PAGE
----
|MadSci Network: Botany|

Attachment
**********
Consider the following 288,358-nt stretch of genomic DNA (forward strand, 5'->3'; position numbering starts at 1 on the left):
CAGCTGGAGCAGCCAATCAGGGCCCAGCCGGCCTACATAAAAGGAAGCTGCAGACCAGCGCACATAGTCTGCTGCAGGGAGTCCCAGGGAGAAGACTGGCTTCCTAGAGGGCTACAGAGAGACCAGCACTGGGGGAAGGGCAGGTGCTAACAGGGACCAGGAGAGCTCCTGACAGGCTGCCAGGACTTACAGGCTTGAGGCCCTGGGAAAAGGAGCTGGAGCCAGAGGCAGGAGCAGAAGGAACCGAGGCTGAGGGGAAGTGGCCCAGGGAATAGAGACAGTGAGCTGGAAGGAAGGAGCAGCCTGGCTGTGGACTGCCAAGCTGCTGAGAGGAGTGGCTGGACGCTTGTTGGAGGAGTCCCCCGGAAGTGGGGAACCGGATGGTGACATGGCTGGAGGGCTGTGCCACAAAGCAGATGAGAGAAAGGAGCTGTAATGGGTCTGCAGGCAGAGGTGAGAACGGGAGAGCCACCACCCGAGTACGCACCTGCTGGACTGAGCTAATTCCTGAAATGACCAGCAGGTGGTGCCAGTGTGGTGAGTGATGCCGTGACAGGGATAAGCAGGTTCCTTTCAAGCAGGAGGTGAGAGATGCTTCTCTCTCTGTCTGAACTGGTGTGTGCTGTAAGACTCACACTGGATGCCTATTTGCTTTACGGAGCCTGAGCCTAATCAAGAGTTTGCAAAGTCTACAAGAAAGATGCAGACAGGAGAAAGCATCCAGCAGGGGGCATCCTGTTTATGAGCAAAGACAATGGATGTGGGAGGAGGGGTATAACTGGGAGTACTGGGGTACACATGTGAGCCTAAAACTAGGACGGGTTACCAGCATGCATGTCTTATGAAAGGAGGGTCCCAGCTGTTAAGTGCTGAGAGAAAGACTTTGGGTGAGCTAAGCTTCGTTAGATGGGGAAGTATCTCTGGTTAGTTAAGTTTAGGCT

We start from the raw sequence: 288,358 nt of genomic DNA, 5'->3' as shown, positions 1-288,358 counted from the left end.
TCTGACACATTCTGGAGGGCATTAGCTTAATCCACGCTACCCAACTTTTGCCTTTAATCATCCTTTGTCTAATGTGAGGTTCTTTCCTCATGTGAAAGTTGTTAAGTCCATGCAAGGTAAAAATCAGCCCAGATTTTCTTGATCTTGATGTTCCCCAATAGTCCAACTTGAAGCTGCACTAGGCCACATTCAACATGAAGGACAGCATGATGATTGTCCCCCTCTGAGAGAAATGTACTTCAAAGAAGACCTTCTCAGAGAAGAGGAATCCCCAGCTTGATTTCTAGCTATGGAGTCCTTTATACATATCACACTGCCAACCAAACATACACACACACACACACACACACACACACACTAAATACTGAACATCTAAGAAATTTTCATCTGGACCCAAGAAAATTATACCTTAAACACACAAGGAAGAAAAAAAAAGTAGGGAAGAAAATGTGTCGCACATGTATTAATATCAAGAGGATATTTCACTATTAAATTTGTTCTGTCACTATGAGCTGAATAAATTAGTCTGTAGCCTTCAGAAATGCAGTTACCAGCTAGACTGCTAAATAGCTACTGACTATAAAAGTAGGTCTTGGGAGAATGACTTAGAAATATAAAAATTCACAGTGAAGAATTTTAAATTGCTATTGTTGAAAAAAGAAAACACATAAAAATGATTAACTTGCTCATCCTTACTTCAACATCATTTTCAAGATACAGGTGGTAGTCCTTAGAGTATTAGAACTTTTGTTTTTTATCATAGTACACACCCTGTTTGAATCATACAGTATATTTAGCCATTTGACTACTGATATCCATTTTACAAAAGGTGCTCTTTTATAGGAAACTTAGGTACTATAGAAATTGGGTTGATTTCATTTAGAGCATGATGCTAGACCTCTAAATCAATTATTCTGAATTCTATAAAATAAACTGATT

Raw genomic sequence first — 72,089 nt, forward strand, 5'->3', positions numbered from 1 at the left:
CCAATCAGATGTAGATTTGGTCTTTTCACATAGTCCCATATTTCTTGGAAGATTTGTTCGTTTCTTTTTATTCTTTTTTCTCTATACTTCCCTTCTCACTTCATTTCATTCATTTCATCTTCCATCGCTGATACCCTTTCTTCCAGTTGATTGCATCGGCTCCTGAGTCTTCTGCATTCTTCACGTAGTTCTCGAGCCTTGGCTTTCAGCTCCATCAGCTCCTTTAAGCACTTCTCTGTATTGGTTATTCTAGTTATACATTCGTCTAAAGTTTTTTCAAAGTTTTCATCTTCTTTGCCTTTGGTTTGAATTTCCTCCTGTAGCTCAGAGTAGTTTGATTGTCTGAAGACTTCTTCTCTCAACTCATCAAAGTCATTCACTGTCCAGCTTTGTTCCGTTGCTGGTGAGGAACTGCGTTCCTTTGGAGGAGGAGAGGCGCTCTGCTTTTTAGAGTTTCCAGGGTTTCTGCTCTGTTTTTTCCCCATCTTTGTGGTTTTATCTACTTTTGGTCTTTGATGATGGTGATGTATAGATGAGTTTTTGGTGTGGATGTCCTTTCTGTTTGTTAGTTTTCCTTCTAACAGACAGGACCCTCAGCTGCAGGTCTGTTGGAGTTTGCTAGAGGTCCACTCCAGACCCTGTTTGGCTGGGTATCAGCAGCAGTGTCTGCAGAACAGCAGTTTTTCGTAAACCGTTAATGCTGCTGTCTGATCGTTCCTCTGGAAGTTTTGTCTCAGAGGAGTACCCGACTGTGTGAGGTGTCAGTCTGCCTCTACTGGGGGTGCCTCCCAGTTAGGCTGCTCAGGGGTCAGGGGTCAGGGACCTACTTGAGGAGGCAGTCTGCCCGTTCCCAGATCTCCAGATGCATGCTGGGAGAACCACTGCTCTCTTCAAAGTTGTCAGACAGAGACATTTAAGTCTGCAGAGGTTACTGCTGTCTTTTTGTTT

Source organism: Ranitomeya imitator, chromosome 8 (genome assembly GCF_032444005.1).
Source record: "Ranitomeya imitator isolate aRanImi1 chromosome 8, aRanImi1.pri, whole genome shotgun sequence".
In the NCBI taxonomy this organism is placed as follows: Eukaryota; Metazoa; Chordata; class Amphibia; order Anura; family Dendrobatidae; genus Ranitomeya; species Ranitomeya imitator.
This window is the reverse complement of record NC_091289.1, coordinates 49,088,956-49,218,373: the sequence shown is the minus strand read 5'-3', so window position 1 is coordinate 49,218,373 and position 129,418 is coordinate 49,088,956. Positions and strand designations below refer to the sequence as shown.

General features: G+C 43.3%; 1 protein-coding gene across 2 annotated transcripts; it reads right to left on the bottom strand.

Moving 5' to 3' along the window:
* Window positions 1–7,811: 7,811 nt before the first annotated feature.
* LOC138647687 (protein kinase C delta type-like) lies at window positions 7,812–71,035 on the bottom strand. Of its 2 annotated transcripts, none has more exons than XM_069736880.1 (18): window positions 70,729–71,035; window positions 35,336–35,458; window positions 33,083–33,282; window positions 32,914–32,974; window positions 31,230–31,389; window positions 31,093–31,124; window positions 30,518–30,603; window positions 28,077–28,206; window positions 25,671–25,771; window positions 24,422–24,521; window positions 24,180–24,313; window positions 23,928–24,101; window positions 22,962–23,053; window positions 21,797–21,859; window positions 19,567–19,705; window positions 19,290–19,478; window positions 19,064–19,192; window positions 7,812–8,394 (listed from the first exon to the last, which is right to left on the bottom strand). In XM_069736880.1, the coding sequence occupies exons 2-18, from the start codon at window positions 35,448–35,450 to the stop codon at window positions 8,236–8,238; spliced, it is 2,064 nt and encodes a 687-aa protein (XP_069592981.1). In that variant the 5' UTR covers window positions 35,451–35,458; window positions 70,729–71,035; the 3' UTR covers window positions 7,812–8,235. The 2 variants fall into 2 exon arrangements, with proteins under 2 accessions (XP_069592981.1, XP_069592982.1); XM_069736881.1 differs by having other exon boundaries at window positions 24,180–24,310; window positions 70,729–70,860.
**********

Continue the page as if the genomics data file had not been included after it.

This is a good question for Saint Patrick's Day. The Irish shamrock is thought by many authorities to be white clover (Trifolium repens), which has mostly leaves with three leaflets. Botanically, a four leaf clover is actually a four leaflet clover because it is a single leaf with four leaflets. Several companies sell four leaf clovers as lucky charms or cover them with gold to make jewelry. Park Seed Company sells plants of a Red Four-Leaf Clover (Triflorum repens 'Atropurpureum'). Another company sells seeds of a four leaf clover with up to 39% of the leaves with four leaflets. A four leaf clover is a natural mutation. It occurs rarely enough that finding one is considered good luck. By selection and breeding, clover plants have been obtained that produce a high percentage of four leaf clovers. The same could probably be done for five leaf clovers, if they were commercially valuable. A company that sells four leaf clovers claims that it has plants that produce occasional four and five leaf clovers. Five leaf clovers are rarer than four leaf ones but not that rare. I'm not sure anyone has measured the percentage of four or five leaf clovers under natural conditions. If you had the time and patience, you could count how many three leaf clovers you have for every four or five leaf clover. References: White Clover White Clover Photos
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